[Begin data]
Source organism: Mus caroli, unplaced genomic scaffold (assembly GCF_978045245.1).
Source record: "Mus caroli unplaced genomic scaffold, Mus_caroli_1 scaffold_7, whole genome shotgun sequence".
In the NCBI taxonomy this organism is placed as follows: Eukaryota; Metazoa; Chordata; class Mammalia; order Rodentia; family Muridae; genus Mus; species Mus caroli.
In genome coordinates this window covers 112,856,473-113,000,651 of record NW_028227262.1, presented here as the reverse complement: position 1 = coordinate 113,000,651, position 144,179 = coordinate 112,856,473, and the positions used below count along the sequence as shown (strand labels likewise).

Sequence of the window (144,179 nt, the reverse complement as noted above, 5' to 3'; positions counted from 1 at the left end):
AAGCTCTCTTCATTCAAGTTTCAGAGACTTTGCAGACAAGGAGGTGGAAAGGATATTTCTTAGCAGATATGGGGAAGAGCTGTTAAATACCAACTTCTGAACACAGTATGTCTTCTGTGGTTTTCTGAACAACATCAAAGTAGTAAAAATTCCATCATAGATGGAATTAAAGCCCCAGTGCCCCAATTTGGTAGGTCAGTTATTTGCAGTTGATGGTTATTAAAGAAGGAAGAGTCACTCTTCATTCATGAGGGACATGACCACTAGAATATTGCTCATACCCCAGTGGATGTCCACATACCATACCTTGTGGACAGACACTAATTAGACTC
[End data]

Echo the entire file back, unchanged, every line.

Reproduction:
Source organism: Mus caroli, unplaced genomic scaffold (assembly GCF_978045245.1).
Source record: "Mus caroli unplaced genomic scaffold, Mus_caroli_1 scaffold_7, whole genome shotgun sequence".
In the NCBI taxonomy this organism is placed as follows: Eukaryota; Metazoa; Chordata; class Mammalia; order Rodentia; family Muridae; genus Mus; species Mus caroli.
In genome coordinates this window covers 112,856,473-113,000,651 of record NW_028227262.1, presented here as the reverse complement: position 1 = coordinate 113,000,651, position 144,179 = coordinate 112,856,473, and the positions used below count along the sequence as shown (strand labels likewise).

Sequence of the window (144,179 nt, the reverse complement as noted above, 5' to 3'; positions counted from 1 at the left end):
AAGCTCTCTTCATTCAAGTTTCAGAGACTTTGCAGACAAGGAGGTGGAAAGGATATTTCTTAGCAGATATGGGGAAGAGCTGTTAAATACCAACTTCTGAACACAGTATGTCTTCTGTGGTTTTCTGAACAACATCAAAGTAGTAAAAATTCCATCATAGATGGAATTAAAGCCCCAGTGCCCCAATTTGGTAGGTCAGTTATTTGCAGTTGATGGTTATTAAAGAAGGAAGAGTCACTCTTCATTCATGAGGGACATGACCACTAGAATATTGCTCATACCCCAGTGGATGTCCACATACCATACCTTGTGGACAGACACTAATTAGACTC